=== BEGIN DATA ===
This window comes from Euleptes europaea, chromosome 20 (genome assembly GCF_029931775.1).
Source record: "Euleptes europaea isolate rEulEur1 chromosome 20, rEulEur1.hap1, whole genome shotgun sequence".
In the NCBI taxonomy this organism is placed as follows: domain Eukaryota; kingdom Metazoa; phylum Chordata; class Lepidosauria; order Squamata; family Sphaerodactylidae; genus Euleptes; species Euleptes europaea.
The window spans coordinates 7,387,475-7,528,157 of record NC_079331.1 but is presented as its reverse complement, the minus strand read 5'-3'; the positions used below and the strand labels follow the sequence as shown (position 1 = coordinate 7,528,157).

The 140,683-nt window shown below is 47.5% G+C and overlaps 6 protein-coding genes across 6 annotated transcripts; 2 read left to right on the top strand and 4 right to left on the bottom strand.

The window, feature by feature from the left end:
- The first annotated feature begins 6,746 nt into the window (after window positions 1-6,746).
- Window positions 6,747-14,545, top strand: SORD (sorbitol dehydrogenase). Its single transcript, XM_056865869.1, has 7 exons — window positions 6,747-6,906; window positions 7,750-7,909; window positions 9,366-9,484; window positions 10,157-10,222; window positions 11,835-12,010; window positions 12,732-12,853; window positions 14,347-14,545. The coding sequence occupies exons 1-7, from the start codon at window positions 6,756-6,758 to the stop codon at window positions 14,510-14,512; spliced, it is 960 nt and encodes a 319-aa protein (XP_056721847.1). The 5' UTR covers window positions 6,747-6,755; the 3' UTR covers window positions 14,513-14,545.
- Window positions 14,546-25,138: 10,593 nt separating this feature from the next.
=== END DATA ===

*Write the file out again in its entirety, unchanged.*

This window comes from Euleptes europaea, chromosome 20 (genome assembly GCF_029931775.1).
Source record: "Euleptes europaea isolate rEulEur1 chromosome 20, rEulEur1.hap1, whole genome shotgun sequence".
In the NCBI taxonomy this organism is placed as follows: domain Eukaryota; kingdom Metazoa; phylum Chordata; class Lepidosauria; order Squamata; family Sphaerodactylidae; genus Euleptes; species Euleptes europaea.
The window spans coordinates 7,387,475-7,528,157 of record NC_079331.1 but is presented as its reverse complement, the minus strand read 5'-3'; the positions used below and the strand labels follow the sequence as shown (position 1 = coordinate 7,528,157).

The 140,683-nt window shown below is 47.5% G+C and overlaps 6 protein-coding genes across 6 annotated transcripts; 2 read left to right on the top strand and 4 right to left on the bottom strand.

The window, feature by feature from the left end:
- The first annotated feature begins 6,746 nt into the window (after window positions 1-6,746).
- Window positions 6,747-14,545, top strand: SORD (sorbitol dehydrogenase). Its single transcript, XM_056865869.1, has 7 exons — window positions 6,747-6,906; window positions 7,750-7,909; window positions 9,366-9,484; window positions 10,157-10,222; window positions 11,835-12,010; window positions 12,732-12,853; window positions 14,347-14,545. The coding sequence occupies exons 1-7, from the start codon at window positions 6,756-6,758 to the stop codon at window positions 14,510-14,512; spliced, it is 960 nt and encodes a 319-aa protein (XP_056721847.1). The 5' UTR covers window positions 6,747-6,755; the 3' UTR covers window positions 14,513-14,545.
- Window positions 14,546-25,138: 10,593 nt separating this feature from the next.